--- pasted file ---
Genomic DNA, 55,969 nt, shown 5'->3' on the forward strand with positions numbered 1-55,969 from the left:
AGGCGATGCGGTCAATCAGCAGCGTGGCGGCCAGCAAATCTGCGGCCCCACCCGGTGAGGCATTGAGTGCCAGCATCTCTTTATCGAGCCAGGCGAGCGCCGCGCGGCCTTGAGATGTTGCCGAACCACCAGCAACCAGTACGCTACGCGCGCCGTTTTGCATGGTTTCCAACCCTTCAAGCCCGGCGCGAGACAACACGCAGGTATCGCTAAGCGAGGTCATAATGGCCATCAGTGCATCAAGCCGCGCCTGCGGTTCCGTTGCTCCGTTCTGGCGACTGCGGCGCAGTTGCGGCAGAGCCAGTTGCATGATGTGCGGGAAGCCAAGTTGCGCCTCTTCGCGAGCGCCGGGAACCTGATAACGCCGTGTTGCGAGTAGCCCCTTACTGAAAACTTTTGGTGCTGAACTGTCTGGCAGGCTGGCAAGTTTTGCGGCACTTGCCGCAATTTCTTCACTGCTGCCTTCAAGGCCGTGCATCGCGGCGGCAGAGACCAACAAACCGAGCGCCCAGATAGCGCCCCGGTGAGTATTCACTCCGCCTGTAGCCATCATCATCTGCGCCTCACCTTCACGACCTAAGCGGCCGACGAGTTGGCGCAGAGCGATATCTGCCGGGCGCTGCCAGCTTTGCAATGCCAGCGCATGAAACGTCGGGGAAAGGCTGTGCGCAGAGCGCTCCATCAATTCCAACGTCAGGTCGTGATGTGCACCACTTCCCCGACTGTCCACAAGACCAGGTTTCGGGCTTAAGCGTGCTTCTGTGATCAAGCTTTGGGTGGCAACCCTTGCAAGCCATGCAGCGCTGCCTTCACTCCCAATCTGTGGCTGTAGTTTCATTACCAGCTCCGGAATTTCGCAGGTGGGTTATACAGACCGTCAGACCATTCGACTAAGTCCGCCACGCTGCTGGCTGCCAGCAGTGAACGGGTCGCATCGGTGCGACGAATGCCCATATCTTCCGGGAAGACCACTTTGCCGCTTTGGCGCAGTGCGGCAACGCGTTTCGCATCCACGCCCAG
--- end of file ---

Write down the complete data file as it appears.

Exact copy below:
Genomic DNA, 55,969 nt, shown 5'->3' on the forward strand with positions numbered 1-55,969 from the left:
AGGCGATGCGGTCAATCAGCAGCGTGGCGGCCAGCAAATCTGCGGCCCCACCCGGTGAGGCATTGAGTGCCAGCATCTCTTTATCGAGCCAGGCGAGCGCCGCGCGGCCTTGAGATGTTGCCGAACCACCAGCAACCAGTACGCTACGCGCGCCGTTTTGCATGGTTTCCAACCCTTCAAGCCCGGCGCGAGACAACACGCAGGTATCGCTAAGCGAGGTCATAATGGCCATCAGTGCATCAAGCCGCGCCTGCGGTTCCGTTGCTCCGTTCTGGCGACTGCGGCGCAGTTGCGGCAGAGCCAGTTGCATGATGTGCGGGAAGCCAAGTTGCGCCTCTTCGCGAGCGCCGGGAACCTGATAACGCCGTGTTGCGAGTAGCCCCTTACTGAAAACTTTTGGTGCTGAACTGTCTGGCAGGCTGGCAAGTTTTGCGGCACTTGCCGCAATTTCTTCACTGCTGCCTTCAAGGCCGTGCATCGCGGCGGCAGAGACCAACAAACCGAGCGCCCAGATAGCGCCCCGGTGAGTATTCACTCCGCCTGTAGCCATCATCATCTGCGCCTCACCTTCACGACCTAAGCGGCCGACGAGTTGGCGCAGAGCGATATCTGCCGGGCGCTGCCAGCTTTGCAATGCCAGCGCATGAAACGTCGGGGAAAGGCTGTGCGCAGAGCGCTCCATCAATTCCAACGTCAGGTCGTGATGTGCACCACTTCCCCGACTGTCCACAAGACCAGGTTTCGGGCTTAAGCGTGCTTCTGTGATCAAGCTTTGGGTGGCAACCCTTGCAAGCCATGCAGCGCTGCCTTCACTCCCAATCTGTGGCTGTAGTTTCATTACCAGCTCCGGAATTTCGCAGGTGGGTTATACAGACCGTCAGACCATTCGACTAAGTCCGCCACGCTGCTGGCTGCCAGCAGTGAACGGGTCGCATCGGTGCGACGAATGCCCATATCTTCCGGGAAGACCACTTTGCCGCTTTGGCGCAGTGCGGCAACGCGTTTCGCATCCACGCCCAG